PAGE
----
If our lease didn’t mention giving notice not to renew, can our landlord use that we gave no noticeto deny the return of our security deposit?

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If our lease didn’t mention giving notice not to renew, can our landlord use that we gave no noticeto deny the return of our security deposit?

We realized after moving out of our apartment that we didn’t give our landlord 30 days notice. Our 12 month lease was over and nothing in our lease said anything about a 30 day notice. We are suing our landlord in small claims court to receive our deposit back. We left the apartment perfect condition but he kept all but $16 of our deposit making false claims. He said in our first hearing he would counter sue, but never said what for, and we haven’t received notice of anything. He has never asked for or mentioned rent due for not giving 30 days notice. How long does he have to request it, and can he sue us without ever asking for the money or telling us it’s due?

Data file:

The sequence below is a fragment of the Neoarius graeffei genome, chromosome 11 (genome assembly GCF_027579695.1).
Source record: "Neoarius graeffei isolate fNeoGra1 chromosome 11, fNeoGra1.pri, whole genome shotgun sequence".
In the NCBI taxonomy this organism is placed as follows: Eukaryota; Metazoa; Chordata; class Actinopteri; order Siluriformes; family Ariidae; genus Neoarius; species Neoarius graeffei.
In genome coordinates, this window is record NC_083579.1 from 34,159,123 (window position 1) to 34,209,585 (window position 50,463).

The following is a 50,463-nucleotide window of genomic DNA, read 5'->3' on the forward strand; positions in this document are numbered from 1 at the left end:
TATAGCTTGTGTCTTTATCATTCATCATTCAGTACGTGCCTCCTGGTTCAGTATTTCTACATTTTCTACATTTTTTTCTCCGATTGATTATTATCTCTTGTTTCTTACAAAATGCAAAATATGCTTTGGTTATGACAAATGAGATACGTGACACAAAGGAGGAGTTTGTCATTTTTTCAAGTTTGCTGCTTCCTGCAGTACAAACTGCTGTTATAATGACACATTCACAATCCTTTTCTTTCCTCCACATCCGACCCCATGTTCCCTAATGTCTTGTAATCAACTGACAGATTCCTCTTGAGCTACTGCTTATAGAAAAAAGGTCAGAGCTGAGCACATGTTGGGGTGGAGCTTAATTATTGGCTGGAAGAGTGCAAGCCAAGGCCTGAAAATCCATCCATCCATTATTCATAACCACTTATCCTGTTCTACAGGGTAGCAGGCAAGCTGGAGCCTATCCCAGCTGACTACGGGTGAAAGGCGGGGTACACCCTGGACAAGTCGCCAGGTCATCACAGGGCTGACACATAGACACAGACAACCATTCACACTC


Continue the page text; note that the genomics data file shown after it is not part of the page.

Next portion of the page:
Asked on June 18, 2011 under Real Estate Law, Illinois

Answers:

SJZ, Member, New York Bar / FreeAdvice Contributing Attorney

Answered 9 years ago | Contributor

1) If you don't have to give notice, you don't have to give notice--so as long as the lease did not provide for notice, there was no obligation for you to give any. That means that if you moved out by the termination date of the lease, you would have no liabilty for additional or holdover rent.

2) A landlord may only without a securty deposit for a) previously unpaid rent; or b) to pay for necessary repairs, required because of damage the tenants, their family, or their guests, did. Any other withholding of the deposit is illegal; and even for legal withholding, the landlord needs to provide documentation and prove what was owed.

3) Anyone can bluster about suing. But to actually sue, he needs to have some legal basis and he'll need to provide or describe it in his lawsuit (or is case, counterclaim).


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